Define the hyperbolic metric $g$ on $\mathbb{H}^2$ by
$$
g = \frac{1}{2y^2} (d x^2 + d y^2).
$$
The Iwasawa decomposition yields an isomorpism $SL(2)/SO(2)=\mathbb{H}^2$ which is given by
$$
\pmatrix{a_{11} & a_{12}\\ a_{21} & a_{22}} \mapsto \frac{1}{(a_{21}^2 + a_{22}^2)}(a_{11} a_{21} + a_{12} a_{22}, 1).
$$
Moreover, if you define a metric $h$ on $SL(2)$ by
$$
h_A (V, W) = Tr(A^{-1} V A^{-1} W),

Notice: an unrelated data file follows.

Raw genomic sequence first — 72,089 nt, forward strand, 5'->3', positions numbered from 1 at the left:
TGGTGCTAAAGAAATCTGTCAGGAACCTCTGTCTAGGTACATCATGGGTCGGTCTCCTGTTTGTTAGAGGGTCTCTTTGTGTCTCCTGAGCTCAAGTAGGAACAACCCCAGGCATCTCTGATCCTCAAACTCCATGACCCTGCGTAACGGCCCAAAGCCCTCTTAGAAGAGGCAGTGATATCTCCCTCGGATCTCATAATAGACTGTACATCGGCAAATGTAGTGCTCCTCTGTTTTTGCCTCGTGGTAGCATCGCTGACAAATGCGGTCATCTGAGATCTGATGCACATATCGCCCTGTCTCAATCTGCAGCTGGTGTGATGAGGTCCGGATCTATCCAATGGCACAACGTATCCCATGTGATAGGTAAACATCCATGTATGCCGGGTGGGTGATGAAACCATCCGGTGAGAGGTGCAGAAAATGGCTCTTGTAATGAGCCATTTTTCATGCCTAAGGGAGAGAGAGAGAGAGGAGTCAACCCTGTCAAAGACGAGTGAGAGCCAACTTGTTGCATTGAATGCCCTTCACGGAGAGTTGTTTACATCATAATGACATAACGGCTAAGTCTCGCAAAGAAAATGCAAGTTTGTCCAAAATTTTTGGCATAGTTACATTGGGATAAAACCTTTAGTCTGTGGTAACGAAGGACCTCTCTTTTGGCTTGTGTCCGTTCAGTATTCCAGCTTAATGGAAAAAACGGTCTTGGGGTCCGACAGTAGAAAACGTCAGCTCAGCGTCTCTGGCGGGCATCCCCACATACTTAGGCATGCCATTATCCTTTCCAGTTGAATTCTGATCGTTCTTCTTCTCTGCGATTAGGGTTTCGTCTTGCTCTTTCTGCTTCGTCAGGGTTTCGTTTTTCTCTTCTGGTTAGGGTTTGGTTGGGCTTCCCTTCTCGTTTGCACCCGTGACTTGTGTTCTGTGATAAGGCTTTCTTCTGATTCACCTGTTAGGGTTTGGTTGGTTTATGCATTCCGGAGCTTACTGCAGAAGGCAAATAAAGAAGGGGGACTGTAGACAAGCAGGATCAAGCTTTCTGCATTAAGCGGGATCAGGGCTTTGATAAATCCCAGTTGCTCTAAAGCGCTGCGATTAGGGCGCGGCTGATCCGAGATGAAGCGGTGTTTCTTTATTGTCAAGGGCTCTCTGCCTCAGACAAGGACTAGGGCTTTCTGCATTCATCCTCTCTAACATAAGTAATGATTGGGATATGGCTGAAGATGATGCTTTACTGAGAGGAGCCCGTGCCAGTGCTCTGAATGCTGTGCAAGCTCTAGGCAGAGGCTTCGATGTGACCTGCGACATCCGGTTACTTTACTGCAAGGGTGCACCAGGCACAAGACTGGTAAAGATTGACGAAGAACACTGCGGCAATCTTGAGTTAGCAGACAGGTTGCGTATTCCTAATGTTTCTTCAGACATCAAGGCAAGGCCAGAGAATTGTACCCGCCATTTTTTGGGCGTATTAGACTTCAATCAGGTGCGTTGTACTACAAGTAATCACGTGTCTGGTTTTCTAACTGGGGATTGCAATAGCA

$$
then the projection $SL(2) \to \mathbb{H}^2$ is a Riemannian submersion. Some time ago, I've written some notes on this (and related things concerning the Poincare upper half plane). They are not in a very good shape but may be helpful nonetheless (they were meant as a first experiment with sage).